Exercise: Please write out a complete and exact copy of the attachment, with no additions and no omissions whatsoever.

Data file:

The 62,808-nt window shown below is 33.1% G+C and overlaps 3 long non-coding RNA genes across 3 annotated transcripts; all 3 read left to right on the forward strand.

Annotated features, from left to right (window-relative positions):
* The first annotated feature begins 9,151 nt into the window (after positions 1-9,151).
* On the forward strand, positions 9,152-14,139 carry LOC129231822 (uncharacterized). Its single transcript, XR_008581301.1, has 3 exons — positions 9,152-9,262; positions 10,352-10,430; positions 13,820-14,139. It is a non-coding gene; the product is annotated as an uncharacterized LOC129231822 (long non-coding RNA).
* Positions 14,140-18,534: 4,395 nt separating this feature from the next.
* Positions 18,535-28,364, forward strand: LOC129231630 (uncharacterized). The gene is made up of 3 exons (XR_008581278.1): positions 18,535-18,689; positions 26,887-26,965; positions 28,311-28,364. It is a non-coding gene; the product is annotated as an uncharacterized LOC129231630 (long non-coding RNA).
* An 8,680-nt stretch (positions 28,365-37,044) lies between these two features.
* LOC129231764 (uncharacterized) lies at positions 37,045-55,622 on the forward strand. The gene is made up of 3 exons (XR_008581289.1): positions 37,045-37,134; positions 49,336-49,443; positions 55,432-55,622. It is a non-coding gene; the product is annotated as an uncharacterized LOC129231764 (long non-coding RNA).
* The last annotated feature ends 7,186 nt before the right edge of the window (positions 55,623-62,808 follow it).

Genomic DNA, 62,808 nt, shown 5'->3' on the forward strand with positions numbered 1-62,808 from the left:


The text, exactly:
The 62,808-nt window shown below is 33.1% G+C and overlaps 3 long non-coding RNA genes across 3 annotated transcripts; all 3 read left to right on the forward strand.

Annotated features, from left to right (window-relative positions):
* The first annotated feature begins 9,151 nt into the window (after positions 1-9,151).
* On the forward strand, positions 9,152-14,139 carry LOC129231822 (uncharacterized). Its single transcript, XR_008581301.1, has 3 exons — positions 9,152-9,262; positions 10,352-10,430; positions 13,820-14,139. It is a non-coding gene; the product is annotated as an uncharacterized LOC129231822 (long non-coding RNA).
* Positions 14,140-18,534: 4,395 nt separating this feature from the next.
* Positions 18,535-28,364, forward strand: LOC129231630 (uncharacterized). The gene is made up of 3 exons (XR_008581278.1): positions 18,535-18,689; positions 26,887-26,965; positions 28,311-28,364. It is a non-coding gene; the product is annotated as an uncharacterized LOC129231630 (long non-coding RNA).
* An 8,680-nt stretch (positions 28,365-37,044) lies between these two features.
* LOC129231764 (uncharacterized) lies at positions 37,045-55,622 on the forward strand. The gene is made up of 3 exons (XR_008581289.1): positions 37,045-37,134; positions 49,336-49,443; positions 55,432-55,622. It is a non-coding gene; the product is annotated as an uncharacterized LOC129231764 (long non-coding RNA).
* The last annotated feature ends 7,186 nt before the right edge of the window (positions 55,623-62,808 follow it).

Genomic DNA, 62,808 nt, shown 5'->3' on the forward strand with positions numbered 1-62,808 from the left: